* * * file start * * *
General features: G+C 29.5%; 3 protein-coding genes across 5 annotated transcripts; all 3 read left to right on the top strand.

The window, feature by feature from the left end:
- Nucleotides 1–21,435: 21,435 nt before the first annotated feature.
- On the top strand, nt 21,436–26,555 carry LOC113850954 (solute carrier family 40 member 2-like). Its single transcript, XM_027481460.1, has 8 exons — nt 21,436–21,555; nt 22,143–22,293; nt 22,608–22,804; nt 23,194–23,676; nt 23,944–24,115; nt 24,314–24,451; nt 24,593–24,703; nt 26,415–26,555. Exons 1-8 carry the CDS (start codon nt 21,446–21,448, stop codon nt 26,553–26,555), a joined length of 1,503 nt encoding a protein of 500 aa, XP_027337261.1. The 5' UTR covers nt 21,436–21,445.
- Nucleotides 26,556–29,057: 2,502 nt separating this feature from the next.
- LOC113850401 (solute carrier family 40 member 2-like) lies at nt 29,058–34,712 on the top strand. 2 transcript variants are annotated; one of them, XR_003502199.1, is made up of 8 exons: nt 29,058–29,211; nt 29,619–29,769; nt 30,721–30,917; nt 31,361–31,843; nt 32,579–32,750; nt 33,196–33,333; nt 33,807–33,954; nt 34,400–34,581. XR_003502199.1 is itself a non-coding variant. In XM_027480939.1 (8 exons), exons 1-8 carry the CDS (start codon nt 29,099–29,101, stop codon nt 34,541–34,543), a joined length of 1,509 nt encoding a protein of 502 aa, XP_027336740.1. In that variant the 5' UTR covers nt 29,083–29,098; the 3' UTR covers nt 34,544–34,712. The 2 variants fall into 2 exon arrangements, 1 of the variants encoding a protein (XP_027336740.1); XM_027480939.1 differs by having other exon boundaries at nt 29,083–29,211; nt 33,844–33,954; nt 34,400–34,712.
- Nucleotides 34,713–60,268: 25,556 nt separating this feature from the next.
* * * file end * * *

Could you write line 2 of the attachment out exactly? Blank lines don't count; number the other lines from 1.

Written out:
The window, feature by feature from the left end: